GGEM: GGEM is a model produced in Canada by Environment Canada. This model produces a solution sort of in between the GFS and UKMET- which is more aggressive than the GFS, but nowhere near as aggressive as the ECMWF.
ECMWF ENSEMBLES: For those who don’t know, ensembles are runs of the same model run with slight alterations to their equations. You may wonder why this is done. The reason it’s done is to provide a check with the operational, or main, run of the model. In other words, if an operational model shows something, and the ensembles look vastly different, or are skewed one direction or another, it gives us a clue that the operational model is not correct and that the forecast should take that into consideration. However, the ECMWF ensembles looked very much like the operational ECMWF! This would generally increase confidence that the operational model is correct. Also, keep in mind, that an ensemble mean is an average of all the “members” of an ensemble package, of which there are many. So, as you might expect, to get an average to show something big is significant. Because there are almost always a few members that show next to nothing.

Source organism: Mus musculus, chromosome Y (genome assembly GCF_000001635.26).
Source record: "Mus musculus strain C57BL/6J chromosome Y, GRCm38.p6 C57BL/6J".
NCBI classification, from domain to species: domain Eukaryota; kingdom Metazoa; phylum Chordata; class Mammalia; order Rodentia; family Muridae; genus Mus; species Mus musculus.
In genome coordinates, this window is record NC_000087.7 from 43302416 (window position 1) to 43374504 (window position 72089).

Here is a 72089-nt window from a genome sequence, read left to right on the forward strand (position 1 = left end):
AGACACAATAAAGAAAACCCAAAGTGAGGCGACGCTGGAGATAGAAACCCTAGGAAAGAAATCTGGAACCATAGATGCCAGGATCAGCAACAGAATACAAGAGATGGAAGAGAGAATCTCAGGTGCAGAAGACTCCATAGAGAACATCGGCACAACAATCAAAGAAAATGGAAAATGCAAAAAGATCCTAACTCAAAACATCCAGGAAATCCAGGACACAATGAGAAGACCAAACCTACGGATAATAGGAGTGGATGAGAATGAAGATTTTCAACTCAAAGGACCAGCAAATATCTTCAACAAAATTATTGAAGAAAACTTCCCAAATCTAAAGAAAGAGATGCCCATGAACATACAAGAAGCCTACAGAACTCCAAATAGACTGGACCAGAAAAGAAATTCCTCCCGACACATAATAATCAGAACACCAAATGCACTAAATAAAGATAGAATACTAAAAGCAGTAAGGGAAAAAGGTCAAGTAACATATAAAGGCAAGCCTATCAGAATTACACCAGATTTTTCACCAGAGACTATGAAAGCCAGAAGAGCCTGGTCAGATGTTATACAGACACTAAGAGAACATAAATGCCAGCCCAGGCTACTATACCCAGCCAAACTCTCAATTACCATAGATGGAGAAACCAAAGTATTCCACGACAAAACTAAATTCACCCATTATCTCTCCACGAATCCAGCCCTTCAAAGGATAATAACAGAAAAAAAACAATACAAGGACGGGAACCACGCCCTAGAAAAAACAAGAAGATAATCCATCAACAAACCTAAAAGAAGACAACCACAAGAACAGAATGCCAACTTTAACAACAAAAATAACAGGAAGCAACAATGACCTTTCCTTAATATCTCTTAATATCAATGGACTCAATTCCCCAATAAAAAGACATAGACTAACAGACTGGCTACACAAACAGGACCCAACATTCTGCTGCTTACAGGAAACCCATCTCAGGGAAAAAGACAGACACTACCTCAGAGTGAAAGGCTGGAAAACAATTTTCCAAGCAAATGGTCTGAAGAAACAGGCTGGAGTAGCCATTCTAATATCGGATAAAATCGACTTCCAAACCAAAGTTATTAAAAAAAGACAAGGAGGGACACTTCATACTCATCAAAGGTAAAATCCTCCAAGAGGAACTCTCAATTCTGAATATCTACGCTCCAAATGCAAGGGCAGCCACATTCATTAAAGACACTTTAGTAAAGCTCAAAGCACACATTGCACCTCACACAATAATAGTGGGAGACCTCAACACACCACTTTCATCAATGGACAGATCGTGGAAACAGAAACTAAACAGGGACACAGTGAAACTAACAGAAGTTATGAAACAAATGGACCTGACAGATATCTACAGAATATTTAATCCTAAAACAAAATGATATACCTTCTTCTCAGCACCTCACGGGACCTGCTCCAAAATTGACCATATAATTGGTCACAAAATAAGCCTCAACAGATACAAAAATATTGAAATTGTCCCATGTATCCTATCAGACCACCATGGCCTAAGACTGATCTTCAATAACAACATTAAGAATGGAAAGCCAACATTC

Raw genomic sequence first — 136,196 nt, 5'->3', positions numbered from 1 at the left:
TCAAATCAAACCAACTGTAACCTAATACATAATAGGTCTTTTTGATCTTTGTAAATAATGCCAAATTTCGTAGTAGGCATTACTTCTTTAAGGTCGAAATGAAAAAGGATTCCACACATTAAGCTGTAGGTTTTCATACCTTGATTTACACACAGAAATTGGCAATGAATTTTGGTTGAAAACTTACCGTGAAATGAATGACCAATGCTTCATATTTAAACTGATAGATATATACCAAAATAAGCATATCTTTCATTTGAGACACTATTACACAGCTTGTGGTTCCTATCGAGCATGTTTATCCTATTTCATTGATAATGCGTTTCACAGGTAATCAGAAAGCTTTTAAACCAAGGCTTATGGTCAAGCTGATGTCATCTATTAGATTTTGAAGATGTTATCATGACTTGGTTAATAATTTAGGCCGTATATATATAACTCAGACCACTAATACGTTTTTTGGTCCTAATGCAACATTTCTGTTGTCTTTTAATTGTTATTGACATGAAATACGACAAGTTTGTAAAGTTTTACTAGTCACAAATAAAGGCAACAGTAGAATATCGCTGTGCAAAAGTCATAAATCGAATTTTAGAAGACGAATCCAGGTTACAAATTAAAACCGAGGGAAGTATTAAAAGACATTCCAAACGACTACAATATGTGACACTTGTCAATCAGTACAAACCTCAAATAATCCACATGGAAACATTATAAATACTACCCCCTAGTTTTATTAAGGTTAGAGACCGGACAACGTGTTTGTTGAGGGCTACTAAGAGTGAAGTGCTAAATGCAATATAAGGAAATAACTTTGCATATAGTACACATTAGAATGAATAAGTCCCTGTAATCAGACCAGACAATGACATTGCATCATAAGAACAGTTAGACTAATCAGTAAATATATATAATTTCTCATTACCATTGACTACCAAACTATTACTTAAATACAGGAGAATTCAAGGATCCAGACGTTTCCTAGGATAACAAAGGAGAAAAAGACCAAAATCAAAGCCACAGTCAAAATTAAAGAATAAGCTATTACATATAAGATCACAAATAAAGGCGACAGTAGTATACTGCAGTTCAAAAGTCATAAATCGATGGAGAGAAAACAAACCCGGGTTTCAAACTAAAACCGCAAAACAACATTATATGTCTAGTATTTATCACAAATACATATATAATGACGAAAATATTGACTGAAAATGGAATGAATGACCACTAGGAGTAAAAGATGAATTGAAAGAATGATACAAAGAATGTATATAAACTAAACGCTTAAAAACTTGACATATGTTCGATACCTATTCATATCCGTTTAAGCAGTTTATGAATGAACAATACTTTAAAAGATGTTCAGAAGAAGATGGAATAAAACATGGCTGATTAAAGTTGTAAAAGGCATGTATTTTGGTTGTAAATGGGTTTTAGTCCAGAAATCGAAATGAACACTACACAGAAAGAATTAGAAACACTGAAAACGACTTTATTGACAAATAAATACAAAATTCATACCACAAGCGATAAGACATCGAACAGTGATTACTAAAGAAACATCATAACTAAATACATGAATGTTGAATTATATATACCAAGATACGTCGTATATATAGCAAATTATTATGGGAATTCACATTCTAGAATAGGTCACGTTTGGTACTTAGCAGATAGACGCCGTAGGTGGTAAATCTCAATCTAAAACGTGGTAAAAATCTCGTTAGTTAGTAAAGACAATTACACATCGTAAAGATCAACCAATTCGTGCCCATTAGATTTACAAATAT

UPDATE: The newer GFS has just arrived and looks very similar to the ECMWF… therefore, potential impacts from the new GFS are obviously much higher.
Light snow would move into the area Monday night, perhaps clipping the tail end of the evening rush but not causing any major issues there. Precipitation would be light throughout much of the evening and overnight hours, but don’t get too comfortable with that, because it wouldn’t last. Towards the morning hours, the low would begin to bomb and strengthen, promoting the development of what is known as a CCB(Cold conveyor belt, or a large band of intense precipitation) on the west side of the low. While it remains unclear where in the state has the best chance to be hit with the brunt this CCB, model guidance generally favors eastern areas for the heaviest snows. However, the entire state should see rates increase, and areas that see the best banding could see rates of 1-2” per hour!